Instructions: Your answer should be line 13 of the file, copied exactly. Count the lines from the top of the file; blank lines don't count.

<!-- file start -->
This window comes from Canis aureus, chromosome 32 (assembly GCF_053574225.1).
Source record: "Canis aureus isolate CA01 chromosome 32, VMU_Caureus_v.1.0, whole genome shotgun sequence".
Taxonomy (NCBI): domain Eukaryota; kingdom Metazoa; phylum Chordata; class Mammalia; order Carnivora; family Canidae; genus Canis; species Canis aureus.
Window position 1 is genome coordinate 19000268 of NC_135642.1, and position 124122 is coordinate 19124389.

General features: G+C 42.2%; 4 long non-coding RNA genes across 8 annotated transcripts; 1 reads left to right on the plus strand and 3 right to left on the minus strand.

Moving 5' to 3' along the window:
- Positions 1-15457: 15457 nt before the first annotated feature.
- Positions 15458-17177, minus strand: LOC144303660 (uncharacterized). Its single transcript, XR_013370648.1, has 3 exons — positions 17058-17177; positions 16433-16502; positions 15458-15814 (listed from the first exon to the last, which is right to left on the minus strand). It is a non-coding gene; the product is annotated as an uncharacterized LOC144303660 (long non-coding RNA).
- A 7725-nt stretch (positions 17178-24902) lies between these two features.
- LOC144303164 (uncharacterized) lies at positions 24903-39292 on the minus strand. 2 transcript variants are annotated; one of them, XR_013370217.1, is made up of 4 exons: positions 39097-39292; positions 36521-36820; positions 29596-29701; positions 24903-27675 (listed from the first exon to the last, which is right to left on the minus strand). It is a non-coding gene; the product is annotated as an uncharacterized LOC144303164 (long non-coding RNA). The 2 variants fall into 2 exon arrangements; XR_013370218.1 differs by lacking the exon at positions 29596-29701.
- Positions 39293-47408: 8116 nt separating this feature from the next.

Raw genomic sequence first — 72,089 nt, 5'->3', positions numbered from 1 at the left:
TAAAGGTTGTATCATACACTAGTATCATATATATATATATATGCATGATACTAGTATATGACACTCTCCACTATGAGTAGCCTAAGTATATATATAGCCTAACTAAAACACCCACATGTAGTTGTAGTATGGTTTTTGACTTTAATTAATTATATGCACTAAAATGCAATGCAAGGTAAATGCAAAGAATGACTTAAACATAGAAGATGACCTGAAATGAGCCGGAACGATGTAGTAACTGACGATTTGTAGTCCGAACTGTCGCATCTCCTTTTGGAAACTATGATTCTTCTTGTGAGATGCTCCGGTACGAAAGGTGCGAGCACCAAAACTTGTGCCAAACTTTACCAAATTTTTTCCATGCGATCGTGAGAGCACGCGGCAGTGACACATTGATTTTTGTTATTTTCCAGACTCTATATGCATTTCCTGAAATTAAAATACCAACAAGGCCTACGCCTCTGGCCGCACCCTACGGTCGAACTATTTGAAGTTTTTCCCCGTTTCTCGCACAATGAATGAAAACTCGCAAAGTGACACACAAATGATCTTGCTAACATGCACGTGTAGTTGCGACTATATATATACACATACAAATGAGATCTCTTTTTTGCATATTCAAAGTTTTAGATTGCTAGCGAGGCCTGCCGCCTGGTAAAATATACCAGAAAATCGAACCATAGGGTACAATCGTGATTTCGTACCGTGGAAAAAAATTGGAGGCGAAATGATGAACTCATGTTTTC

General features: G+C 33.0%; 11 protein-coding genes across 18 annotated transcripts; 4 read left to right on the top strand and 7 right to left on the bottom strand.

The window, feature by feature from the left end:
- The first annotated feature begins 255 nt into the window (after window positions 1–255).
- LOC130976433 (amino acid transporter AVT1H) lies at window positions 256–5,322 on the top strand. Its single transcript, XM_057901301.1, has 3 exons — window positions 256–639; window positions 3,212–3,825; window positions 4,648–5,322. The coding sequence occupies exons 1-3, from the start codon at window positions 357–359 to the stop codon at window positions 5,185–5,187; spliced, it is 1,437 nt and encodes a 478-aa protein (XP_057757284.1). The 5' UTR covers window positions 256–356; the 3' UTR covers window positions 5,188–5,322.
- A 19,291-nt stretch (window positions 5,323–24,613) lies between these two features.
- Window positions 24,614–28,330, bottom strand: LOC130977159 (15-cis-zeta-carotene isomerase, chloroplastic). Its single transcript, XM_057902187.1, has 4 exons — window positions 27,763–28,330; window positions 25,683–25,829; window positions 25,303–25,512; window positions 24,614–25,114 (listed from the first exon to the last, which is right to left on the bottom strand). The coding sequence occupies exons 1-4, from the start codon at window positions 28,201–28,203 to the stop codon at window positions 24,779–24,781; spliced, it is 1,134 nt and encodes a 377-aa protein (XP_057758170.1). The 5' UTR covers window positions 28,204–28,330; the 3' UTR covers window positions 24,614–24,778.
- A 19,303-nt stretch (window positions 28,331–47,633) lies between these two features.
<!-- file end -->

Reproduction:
TAAAGGTTGTATCATACACTAGTATCATATATATATATATATGCATGATACTAGTATATGACACTCTCCACTATGAGTAGCCTAAGTATATATATAGCCTAACTAAAACACCCACATGTAGTTGTAGTATGGTTTTTGACTTTAATTAATTATATGCACTAAAATGCAATGCAAGGTAAATGCAAAGAATGACTTAAACATAGAAGATGACCTGAAATGAGCCGGAACGATGTAGTAACTGACGATTTGTAGTCCGAACTGTCGCATCTCCTTTTGGAAACTATGATTCTTCTTGTGAGATGCTCCGGTACGAAAGGTGCGAGCACCAAAACTTGTGCCAAACTTTACCAAATTTTTTCCATGCGATCGTGAGAGCACGCGGCAGTGACACATTGATTTTTGTTATTTTCCAGACTCTATATGCATTTCCTGAAATTAAAATACCAACAAGGCCTACGCCTCTGGCCGCACCCTACGGTCGAACTATTTGAAGTTTTTCCCCGTTTCTCGCACAATGAATGAAAACTCGCAAAGTGACACACAAATGATCTTGCTAACATGCACGTGTAGTTGCGACTATATATATACACATACAAATGAGATCTCTTTTTTGCATATTCAAAGTTTTAGATTGCTAGCGAGGCCTGCCGCCTGGTAAAATATACCAGAAAATCGAACCATAGGGTACAATCGTGATTTCGTACCGTGGAAAAAAATTGGAGGCGAAATGATGAACTCATGTTTTC